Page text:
Once Defenders Of The EPA, State Attorneys General Now Vow To Fight It

Mar 28, 2017

President Donald Trump's executive order to review and possibly roll back the Clean Power Plan is drawing response from attorneys general in several states -- including Connecticut.

Announced in 2015 by President Barack Obama, the Clean Power Plan would have required states to invoke standards to reduce greenhouse gas emissions from fossil fuel-fired power plants.

But it's been hung up in courts since February of last year after more than two dozen states and other industry officials sued to block the measure, calling it unconstitutional.

Since then, attorneys general in nearly 20 states -- including Connecticut -- moved to defend the Clean Power Plan, but now because of Trump's executive order, those same state attorneys general could find themselves suing the federal government they were just defending.

Connecticut Attorney General George Jepsen said his office "absolutely" sees itself litigating against the EPA down the road.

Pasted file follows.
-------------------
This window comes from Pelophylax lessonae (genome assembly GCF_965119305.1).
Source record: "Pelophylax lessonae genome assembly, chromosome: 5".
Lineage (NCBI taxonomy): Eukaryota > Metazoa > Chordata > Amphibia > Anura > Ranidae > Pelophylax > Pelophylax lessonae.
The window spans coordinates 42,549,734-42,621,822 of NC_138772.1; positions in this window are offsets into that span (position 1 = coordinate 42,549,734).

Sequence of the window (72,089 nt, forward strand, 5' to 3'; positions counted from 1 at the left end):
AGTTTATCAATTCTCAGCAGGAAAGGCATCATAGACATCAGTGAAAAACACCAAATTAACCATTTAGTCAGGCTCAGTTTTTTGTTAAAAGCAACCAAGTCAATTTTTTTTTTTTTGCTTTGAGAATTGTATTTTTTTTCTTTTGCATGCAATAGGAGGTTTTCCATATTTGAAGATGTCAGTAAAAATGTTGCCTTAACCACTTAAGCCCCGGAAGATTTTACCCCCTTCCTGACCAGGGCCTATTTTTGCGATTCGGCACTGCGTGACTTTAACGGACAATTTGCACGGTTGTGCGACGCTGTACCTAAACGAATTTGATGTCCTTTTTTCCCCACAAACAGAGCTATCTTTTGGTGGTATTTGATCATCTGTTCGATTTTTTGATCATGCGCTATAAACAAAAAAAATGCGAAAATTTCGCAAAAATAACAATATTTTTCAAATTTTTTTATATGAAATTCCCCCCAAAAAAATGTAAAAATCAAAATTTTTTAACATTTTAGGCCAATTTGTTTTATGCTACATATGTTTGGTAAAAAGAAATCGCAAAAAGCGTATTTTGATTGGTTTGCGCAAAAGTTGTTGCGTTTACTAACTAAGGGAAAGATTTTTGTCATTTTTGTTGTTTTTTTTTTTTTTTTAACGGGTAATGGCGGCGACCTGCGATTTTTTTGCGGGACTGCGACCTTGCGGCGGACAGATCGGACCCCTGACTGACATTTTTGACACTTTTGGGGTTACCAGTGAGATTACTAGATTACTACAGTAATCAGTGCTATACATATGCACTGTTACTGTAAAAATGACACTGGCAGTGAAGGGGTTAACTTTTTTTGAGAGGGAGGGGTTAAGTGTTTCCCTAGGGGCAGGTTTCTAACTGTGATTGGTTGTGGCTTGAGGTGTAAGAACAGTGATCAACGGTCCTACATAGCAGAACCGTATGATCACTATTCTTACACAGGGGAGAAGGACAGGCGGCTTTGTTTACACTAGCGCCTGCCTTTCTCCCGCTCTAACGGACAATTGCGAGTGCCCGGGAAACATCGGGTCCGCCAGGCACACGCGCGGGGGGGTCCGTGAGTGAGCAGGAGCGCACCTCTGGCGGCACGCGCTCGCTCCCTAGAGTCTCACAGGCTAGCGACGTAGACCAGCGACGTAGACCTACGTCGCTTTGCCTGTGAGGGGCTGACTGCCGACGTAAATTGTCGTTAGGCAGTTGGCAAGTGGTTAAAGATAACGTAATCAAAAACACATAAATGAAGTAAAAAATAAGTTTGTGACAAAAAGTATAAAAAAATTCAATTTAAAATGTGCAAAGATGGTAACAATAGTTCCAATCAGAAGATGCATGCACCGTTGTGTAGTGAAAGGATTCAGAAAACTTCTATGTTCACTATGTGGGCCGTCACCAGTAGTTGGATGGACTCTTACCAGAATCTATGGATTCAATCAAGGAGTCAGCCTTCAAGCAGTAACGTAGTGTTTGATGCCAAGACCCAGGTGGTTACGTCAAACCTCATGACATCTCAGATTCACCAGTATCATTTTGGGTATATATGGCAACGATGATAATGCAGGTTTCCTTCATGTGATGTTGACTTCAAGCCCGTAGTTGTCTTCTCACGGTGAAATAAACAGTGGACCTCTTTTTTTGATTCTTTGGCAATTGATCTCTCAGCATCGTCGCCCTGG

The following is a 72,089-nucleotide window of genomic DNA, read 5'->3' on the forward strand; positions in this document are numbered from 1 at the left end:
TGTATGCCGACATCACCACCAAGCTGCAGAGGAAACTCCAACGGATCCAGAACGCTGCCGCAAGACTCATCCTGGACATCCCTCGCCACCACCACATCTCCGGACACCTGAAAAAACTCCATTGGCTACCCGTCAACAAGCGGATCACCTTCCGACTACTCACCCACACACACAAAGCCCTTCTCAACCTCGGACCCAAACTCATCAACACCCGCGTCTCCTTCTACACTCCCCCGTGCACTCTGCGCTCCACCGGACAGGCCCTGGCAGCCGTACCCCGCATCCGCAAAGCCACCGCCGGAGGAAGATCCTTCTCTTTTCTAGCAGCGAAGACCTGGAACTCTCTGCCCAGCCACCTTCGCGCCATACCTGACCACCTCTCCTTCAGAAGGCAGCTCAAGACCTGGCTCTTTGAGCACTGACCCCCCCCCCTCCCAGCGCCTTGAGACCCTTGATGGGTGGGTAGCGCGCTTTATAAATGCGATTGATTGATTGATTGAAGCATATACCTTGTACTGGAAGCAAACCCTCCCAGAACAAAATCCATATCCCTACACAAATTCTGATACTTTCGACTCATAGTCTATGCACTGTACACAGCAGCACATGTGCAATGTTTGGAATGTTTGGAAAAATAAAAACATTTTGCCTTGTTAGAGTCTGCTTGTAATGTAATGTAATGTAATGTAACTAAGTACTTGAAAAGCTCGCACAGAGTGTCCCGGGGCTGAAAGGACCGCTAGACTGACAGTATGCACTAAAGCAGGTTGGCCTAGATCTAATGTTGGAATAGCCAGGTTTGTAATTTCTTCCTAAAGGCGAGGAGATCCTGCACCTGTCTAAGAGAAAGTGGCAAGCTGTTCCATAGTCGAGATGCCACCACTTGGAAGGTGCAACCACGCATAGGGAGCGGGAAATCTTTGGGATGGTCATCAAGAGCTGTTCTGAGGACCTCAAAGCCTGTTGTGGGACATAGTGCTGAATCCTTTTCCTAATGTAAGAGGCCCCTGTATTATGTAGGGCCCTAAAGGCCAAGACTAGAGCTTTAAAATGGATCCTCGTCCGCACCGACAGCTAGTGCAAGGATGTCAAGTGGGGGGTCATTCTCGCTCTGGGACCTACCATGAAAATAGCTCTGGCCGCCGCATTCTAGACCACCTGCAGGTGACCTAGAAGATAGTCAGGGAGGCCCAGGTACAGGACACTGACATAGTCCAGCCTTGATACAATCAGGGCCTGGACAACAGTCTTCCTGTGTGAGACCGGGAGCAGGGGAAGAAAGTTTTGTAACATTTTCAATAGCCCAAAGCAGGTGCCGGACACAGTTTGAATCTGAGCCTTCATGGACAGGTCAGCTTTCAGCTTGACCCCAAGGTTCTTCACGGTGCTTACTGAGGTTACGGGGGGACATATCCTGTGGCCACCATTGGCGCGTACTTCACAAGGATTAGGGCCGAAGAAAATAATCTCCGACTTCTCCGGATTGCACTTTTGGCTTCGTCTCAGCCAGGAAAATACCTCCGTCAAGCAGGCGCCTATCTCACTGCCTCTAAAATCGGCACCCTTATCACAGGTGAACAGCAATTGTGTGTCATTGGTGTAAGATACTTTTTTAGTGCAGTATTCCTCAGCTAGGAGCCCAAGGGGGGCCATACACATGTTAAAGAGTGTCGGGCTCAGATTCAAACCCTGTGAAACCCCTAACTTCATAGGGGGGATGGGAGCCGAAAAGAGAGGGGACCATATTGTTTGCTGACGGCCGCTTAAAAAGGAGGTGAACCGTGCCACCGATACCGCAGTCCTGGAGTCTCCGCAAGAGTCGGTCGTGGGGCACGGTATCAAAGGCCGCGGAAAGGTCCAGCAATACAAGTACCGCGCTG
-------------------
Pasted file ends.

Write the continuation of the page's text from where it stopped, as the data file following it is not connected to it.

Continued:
"The core of our case is that dating back to 2007, in action by the EPA that was upheld by the U.S. Supreme Court -- it was determined that carbon dioxide is, in fact, a pollutant," Jepsen said.

"The EPA's responsibility once a pollutant has been identified is to correct it," Jepsen said. "If the EPA walks away from its legal obligation to take appropriate steps to reduce greenhouse emissions, especially carbon dioxide, we believe that would be in violation of their federal legal mandate."

Jepsen and attorneys general from 15 other states issued a joint statement Tuesday opposing Trump's executive action against the Clean Power Plan.

"We won’t hesitate to protect those we serve -- including by aggressively opposing in court President Trump's actions that ignore both the law and the critical importance of confronting the very real threat of climate change," the attorneys general wrote.

In addition to any possible litigation, the White House said any changes to the Clean Power Plan would also need to go through a period of public notice and comment, which could take years.